Thailand Economic Focus: Q1 household debt at 80% of GDP, highest in 4 years

  • Currently at 80.1% of GDP, Thailand’s household debt figure is among the highest in the region and is well above average for a country in the upper-middle income range. As a result, economic policy should adjust to having highly leveraged households in the Thai economy.

Currently at 80.1% of GDP, Thailand’s household debt figure is among the highest in the region and is well above average for a country in the upper-middle income range. Together with its meteoric rise in the past few years, household debt has been a subject of much discussion.

So why would high and rising household debt be a problem? Put simply, if households cannot pay their debt, then it increases both financial and macroeconomic instability. 

  • Financial stability: The rising household debt subjects both formal and informal lenders to higher exposure towards household sector. If the ability of households to service their debt is in doubt, loan losses could be significant. This will increase the fragility of the financial system.
  • Macroeconomic stability: The high level of indebtedness constrains households’ access to credit and limits their ability to smooth consumption over time. This reduces the role of domestic demand as a shock absorber and increases economic volatility. It also imposes pressure on monetary policy since an interest rate hike potentially exposes households to higher delinquency probability.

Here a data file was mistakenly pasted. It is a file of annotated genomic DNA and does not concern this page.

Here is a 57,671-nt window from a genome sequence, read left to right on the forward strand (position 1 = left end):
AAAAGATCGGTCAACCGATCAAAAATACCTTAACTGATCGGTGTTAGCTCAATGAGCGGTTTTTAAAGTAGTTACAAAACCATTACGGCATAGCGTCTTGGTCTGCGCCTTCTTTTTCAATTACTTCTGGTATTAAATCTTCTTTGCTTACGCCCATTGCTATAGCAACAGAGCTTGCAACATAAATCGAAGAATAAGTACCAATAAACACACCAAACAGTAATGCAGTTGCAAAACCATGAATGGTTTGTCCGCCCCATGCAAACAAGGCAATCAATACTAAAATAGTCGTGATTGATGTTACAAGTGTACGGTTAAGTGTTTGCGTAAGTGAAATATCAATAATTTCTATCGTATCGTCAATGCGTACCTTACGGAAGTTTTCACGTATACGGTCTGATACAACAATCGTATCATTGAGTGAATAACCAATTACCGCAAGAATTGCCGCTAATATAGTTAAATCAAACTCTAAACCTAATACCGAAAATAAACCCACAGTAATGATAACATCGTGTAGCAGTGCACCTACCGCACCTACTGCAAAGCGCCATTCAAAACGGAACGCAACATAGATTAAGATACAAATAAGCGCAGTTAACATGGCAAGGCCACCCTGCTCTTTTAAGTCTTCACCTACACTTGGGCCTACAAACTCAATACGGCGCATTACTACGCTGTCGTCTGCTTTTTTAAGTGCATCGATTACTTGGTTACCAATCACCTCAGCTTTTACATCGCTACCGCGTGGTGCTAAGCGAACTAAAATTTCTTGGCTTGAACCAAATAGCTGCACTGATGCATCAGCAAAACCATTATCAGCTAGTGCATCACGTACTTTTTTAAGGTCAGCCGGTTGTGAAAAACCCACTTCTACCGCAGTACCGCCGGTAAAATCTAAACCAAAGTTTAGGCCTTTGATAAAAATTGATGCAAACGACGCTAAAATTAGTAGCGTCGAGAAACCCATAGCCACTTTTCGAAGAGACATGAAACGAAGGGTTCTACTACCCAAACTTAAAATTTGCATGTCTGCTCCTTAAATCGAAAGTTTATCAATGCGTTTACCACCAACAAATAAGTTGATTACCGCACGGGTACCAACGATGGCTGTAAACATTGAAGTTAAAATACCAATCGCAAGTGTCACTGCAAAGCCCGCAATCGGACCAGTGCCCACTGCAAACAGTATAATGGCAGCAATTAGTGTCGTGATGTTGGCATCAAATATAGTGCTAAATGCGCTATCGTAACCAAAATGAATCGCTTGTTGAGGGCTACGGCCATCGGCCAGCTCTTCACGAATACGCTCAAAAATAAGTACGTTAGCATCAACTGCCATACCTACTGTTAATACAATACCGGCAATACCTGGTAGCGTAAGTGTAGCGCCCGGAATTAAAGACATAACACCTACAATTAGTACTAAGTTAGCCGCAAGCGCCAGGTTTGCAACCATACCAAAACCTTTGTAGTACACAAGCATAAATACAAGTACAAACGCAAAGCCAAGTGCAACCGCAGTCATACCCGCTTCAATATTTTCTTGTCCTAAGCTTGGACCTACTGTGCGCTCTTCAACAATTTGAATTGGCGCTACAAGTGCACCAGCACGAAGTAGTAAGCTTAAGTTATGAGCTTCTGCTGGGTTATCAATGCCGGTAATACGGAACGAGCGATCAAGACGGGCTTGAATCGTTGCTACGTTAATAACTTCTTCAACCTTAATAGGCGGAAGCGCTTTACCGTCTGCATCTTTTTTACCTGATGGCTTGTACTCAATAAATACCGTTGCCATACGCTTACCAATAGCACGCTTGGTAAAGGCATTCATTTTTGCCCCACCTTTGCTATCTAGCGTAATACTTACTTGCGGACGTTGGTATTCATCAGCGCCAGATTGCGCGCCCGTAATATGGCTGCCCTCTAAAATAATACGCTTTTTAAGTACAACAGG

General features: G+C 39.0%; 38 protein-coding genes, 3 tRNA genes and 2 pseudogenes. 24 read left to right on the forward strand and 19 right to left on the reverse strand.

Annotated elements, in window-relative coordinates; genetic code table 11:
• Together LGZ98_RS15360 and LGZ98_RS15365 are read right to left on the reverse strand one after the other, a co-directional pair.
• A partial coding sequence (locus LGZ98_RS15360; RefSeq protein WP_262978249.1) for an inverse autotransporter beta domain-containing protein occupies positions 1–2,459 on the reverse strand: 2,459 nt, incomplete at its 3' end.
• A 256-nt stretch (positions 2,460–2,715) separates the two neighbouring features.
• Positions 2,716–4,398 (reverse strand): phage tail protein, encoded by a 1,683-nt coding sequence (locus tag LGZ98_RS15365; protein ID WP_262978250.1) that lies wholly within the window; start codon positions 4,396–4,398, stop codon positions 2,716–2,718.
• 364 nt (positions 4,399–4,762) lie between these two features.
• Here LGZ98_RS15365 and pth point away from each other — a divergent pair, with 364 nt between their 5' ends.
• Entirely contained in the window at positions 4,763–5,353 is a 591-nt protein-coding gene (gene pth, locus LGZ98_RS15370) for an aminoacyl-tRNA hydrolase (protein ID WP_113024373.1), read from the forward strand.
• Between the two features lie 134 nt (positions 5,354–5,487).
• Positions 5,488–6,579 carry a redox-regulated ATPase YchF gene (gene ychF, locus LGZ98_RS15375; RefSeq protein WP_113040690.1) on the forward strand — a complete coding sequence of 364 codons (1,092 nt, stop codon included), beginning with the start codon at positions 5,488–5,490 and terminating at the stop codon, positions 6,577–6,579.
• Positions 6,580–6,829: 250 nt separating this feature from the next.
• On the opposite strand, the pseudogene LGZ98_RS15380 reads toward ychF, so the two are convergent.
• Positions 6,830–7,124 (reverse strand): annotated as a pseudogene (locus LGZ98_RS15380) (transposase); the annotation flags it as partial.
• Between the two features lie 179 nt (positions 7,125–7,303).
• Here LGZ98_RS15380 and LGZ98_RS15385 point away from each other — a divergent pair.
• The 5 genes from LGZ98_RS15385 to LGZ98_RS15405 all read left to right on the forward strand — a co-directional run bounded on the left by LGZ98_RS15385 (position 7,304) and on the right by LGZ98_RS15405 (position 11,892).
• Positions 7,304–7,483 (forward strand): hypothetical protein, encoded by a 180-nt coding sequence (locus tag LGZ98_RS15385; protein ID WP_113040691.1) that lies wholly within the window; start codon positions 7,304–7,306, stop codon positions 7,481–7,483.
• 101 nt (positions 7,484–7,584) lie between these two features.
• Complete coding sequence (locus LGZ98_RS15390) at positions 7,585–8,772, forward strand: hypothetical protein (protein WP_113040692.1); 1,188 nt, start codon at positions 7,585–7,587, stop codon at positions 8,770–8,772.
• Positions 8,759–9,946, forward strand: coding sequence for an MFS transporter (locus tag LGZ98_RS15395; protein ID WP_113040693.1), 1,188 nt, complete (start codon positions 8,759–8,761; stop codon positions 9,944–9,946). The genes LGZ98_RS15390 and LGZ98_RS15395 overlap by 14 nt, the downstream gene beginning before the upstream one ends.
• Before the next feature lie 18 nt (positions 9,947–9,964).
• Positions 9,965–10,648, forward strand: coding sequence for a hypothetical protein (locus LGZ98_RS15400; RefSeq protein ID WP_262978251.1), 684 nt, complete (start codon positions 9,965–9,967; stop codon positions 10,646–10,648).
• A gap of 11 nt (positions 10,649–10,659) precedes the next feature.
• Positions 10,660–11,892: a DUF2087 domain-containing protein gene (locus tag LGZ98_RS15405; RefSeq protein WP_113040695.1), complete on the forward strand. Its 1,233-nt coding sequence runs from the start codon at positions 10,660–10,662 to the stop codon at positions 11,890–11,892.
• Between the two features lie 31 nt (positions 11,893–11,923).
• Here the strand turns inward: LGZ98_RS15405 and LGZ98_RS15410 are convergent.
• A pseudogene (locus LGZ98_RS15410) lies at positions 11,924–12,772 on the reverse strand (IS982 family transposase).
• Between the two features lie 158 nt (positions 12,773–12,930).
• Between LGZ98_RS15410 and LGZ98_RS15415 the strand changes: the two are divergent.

Thailand's household debt to GDP ratio is among the highest in Asia

As a result, economic policy should adjust to having highly leveraged households in the Thai economy. First, economic buffers need to be carefully managed. With households not being able to leverage much further, fiscal space becomes the ultimate shock absorber for the economy. This means the remaining fiscal space must be carefully managed.

Second, monetary policy should carefully consider the risks of excessive household debt accumulation arising from an unusually long period of low interest rates. Additionally, macroprudential policy measures should be implemented in order to strengthen the effectiveness of overall supervisory framework, including moving towards consolidated supervision to ensure that all providers of consumer credit services are being supervised under the same set of highly prudential standard.

Third, there is room to decrease households’ downside risks. These risks are from, for example, medical care costs on health-related issues, debt burden from deceased family members, liabilities from accidents, or damages to properties from natural disasters. One way to help is to increase access to private insurance products already existing in the market. The government should step in to help where the market is missing.

Fourth, increase households’ awareness of their own financial situation. Today’s modern technology and the popularity of smartphones can provide households with real-time information of their balance sheet to make important financial decisions. These tools should be used to help with planning and budgeting, thereby increasing financial literacy.

 

The author is grateful to Dr. Sweta Saxena for her support and guidance. The views expressed within this publication are solely those of the author and do not necessarily carry the endorsement of the United Nations. Please address all correspondences to manop.udomkerdmongkol@un.org.

 

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